The Lawyer Global Litigation Top 50 report is the only ranking of international law firms by litigation and arbitration revenue and is essential reading for anyone seeking to benchmark their litigation and dispute resolution practices...
This year, The Lawyer’s annual ranking of the largest UK law firms by turnover is available as an interactive, digital benchmarking tool. For the first time this will allow you to manipulate each data set against the metrics of your choice.
Who on earth would choose to be a managing partner nowadays?
Who on earth would choose to be a managing partner nowadays? The job description currently encompasses psychotherapist, goodwill ambassador, spin doctor, economic forecaster, cheerleader and executioner. I don’t think even the Harvard MBA can give you that particular blend of skills. So in this commercial climate I sympathise with those who have recently been elected to the top jobs. There have been quite a few recently: Tim Eyles at Taylor Wessing, Charles Martin at Macfarlanes, Mark Brandwood at Brabners Chaffe Street, Chris Jackson at Burges Salmon, Paul Devitt at Addleshaw Goddard, and of course Simon Davies at Linklaters.
Which takes us to the papal election at Travers Smith. One of the trickiest tasks in the City will be succeeding Chris Carroll as managing partner. Travers has been a poster child for the boom, and its partners happily admit that their business is feast or famine. Last year PEP was £755,000; this year it could be half that. Luckily for Travers, though, it’s the sort of place where the partners still all know each other’s names and who seem to accept that profit might occasionally go down as well as up.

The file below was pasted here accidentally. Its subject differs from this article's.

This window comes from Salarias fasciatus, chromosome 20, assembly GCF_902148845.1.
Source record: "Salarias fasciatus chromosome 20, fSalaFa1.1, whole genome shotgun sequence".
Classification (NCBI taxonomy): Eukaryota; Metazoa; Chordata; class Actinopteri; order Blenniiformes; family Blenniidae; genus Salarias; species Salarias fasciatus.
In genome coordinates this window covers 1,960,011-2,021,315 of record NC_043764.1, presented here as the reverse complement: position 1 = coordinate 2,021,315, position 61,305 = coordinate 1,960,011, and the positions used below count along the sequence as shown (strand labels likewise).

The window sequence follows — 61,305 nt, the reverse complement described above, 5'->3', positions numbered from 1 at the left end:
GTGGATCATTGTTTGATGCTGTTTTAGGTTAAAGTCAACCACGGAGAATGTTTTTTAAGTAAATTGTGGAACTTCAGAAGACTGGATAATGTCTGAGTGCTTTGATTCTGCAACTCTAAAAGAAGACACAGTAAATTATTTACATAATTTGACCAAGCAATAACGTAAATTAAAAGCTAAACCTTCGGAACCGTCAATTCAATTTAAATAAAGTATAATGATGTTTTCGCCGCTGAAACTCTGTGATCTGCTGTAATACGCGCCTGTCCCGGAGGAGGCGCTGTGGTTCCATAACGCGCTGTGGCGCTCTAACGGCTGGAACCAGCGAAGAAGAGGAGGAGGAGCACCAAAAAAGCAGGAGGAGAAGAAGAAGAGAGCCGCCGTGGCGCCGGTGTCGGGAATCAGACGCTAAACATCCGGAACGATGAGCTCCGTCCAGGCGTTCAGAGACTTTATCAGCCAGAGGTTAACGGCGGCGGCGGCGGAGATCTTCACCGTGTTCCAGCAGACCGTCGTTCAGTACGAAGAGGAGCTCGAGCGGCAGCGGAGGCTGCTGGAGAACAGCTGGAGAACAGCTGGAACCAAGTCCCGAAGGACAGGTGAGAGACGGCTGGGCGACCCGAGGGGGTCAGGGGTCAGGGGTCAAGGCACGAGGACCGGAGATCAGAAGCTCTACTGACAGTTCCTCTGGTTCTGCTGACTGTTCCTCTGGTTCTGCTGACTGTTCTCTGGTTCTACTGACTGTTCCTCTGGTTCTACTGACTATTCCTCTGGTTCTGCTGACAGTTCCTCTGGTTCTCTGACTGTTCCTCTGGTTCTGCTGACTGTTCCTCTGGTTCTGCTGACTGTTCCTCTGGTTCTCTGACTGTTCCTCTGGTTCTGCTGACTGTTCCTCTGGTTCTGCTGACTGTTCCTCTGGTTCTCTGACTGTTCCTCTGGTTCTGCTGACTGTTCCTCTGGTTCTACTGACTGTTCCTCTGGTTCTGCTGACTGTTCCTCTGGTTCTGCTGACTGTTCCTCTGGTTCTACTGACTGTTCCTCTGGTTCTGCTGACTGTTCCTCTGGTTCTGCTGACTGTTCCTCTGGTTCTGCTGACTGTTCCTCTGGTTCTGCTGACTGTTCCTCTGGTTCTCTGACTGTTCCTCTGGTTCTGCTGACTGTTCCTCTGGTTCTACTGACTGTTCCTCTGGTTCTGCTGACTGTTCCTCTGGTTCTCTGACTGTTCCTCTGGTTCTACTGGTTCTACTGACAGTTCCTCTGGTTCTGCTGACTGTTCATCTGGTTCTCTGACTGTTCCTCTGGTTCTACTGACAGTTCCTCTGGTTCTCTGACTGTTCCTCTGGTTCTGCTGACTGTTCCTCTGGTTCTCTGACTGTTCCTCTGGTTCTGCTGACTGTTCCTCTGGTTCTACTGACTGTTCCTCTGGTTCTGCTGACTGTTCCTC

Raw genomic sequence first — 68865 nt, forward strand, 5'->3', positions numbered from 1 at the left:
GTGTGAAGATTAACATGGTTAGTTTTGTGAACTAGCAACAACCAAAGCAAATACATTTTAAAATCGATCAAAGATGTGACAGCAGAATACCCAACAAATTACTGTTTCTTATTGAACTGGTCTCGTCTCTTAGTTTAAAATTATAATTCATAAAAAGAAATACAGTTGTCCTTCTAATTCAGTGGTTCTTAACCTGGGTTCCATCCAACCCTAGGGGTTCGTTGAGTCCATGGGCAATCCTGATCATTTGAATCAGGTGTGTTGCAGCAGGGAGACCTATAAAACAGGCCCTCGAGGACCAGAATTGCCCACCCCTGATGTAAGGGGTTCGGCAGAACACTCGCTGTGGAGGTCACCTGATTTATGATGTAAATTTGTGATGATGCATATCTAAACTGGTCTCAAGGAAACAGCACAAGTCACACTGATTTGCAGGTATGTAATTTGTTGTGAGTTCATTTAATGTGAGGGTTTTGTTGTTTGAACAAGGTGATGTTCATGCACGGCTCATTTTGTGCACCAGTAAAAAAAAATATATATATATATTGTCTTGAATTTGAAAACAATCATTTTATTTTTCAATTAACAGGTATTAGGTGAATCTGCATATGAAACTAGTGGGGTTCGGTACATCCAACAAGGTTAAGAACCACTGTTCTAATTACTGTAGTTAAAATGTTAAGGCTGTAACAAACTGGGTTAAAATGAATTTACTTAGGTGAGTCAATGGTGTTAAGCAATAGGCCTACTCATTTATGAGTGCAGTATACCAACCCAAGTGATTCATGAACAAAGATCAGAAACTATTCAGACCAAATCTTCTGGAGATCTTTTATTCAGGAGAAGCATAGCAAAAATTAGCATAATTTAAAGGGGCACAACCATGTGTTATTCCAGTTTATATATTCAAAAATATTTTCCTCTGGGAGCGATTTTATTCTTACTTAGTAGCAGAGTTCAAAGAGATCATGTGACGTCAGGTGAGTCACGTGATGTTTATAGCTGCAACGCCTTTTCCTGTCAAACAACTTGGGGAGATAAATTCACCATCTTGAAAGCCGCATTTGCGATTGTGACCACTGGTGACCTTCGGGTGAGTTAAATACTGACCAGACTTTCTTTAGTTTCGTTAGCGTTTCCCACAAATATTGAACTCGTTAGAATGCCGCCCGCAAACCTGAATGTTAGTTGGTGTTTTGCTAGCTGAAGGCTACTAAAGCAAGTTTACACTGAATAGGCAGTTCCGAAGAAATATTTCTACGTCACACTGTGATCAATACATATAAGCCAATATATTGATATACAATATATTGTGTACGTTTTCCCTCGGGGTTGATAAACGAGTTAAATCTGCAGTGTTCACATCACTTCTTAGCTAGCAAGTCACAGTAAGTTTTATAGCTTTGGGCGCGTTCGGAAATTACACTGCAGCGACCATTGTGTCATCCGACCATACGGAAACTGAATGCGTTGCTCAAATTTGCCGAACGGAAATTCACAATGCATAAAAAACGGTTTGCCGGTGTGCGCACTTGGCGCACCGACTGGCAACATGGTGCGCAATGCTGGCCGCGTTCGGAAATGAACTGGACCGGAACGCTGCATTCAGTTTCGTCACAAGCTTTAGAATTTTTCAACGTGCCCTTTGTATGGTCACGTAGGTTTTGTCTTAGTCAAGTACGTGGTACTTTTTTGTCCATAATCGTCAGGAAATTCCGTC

Whoever emerges as the firm’s leader (and there’s no shortage of eligible candidates, although many of them would probably prefer client work) would be best advised to emulate Carroll’s candour. He recently made an apocalyptic presentation to his partners and, rather than ending with some bogus management claptrap, concluded by saying: “But you know, let’s all enjoy the things that are free. Walking. Reading. That sort of thing.”
That’s what I call managing expectations.
Today we publish the shortlist for The Lawyer Awards 2009. We were a bit pessimistic, to be honest: we didn’t think we would have that many entries given the economy, but as it turned out we had nearly 400 organisations apply, and whittling them down has been hellishly difficult.
To see who’s made the initial cut, click here. It’s a satisfyingly wide selection of firms, chambers, legal departments and individuals. Congratulations to everyone featured - there’s some truly excellent and creative work going on. It makes a change to have something to celebrate.